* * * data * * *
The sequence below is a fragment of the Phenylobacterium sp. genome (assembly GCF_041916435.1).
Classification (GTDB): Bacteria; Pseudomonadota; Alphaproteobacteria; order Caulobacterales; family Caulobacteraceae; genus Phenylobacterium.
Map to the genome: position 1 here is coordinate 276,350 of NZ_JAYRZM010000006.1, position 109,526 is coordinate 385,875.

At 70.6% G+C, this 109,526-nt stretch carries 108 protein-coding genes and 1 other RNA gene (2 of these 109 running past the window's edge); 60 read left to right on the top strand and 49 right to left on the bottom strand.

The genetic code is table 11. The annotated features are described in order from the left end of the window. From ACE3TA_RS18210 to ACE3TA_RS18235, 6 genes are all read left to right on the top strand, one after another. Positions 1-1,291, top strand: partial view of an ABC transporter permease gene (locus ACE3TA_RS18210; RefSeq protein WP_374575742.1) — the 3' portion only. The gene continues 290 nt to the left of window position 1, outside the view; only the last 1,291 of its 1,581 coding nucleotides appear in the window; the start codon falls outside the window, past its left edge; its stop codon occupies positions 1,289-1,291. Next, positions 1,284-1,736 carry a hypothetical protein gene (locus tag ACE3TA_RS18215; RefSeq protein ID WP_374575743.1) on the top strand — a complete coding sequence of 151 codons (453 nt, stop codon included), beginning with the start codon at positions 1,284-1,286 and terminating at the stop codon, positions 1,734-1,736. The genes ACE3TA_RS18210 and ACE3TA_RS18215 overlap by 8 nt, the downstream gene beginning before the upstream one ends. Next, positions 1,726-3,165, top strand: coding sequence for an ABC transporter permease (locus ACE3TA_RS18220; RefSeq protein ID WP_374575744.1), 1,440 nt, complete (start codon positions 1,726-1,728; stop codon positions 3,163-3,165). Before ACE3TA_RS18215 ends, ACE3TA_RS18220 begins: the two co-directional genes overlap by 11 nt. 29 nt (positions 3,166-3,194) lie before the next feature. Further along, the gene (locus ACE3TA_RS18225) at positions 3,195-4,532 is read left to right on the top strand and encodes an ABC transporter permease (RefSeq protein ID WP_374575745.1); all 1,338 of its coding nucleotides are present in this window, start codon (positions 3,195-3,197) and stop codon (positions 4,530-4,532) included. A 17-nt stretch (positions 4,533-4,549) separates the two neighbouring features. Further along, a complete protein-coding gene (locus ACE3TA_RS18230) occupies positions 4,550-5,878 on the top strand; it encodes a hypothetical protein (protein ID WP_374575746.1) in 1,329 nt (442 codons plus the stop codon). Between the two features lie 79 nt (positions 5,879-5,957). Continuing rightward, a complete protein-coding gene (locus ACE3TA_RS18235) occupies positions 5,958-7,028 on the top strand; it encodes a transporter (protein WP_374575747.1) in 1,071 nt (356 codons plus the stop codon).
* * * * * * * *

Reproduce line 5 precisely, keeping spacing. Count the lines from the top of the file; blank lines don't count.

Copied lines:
The genetic code is table 11. The annotated features are described in order from the left end of the window. From ACE3TA_RS18210 to ACE3TA_RS18235, 6 genes are all read left to right on the top strand, one after another. Positions 1-1,291, top strand: partial view of an ABC transporter permease gene (locus ACE3TA_RS18210; RefSeq protein WP_374575742.1) — the 3' portion only. The gene continues 290 nt to the left of window position 1, outside the view; only the last 1,291 of its 1,581 coding nucleotides appear in the window; the start codon falls outside the window, past its left edge; its stop codon occupies positions 1,289-1,291. Next, positions 1,284-1,736 carry a hypothetical protein gene (locus tag ACE3TA_RS18215; RefSeq protein ID WP_374575743.1) on the top strand — a complete coding sequence of 151 codons (453 nt, stop codon included), beginning with the start codon at positions 1,284-1,286 and terminating at the stop codon, positions 1,734-1,736. The genes ACE3TA_RS18210 and ACE3TA_RS18215 overlap by 8 nt, the downstream gene beginning before the upstream one ends. Next, positions 1,726-3,165, top strand: coding sequence for an ABC transporter permease (locus ACE3TA_RS18220; RefSeq protein ID WP_374575744.1), 1,440 nt, complete (start codon positions 1,726-1,728; stop codon positions 3,163-3,165). Before ACE3TA_RS18215 ends, ACE3TA_RS18220 begins: the two co-directional genes overlap by 11 nt. 29 nt (positions 3,166-3,194) lie before the next feature. Further along, the gene (locus ACE3TA_RS18225) at positions 3,195-4,532 is read left to right on the top strand and encodes an ABC transporter permease (RefSeq protein ID WP_374575745.1); all 1,338 of its coding nucleotides are present in this window, start codon (positions 3,195-3,197) and stop codon (positions 4,530-4,532) included. A 17-nt stretch (positions 4,533-4,549) separates the two neighbouring features. Further along, a complete protein-coding gene (locus ACE3TA_RS18230) occupies positions 4,550-5,878 on the top strand; it encodes a hypothetical protein (protein ID WP_374575746.1) in 1,329 nt (442 codons plus the stop codon). Between the two features lie 79 nt (positions 5,879-5,957). Continuing rightward, a complete protein-coding gene (locus ACE3TA_RS18235) occupies positions 5,958-7,028 on the top strand; it encodes a transporter (protein WP_374575747.1) in 1,071 nt (356 codons plus the stop codon).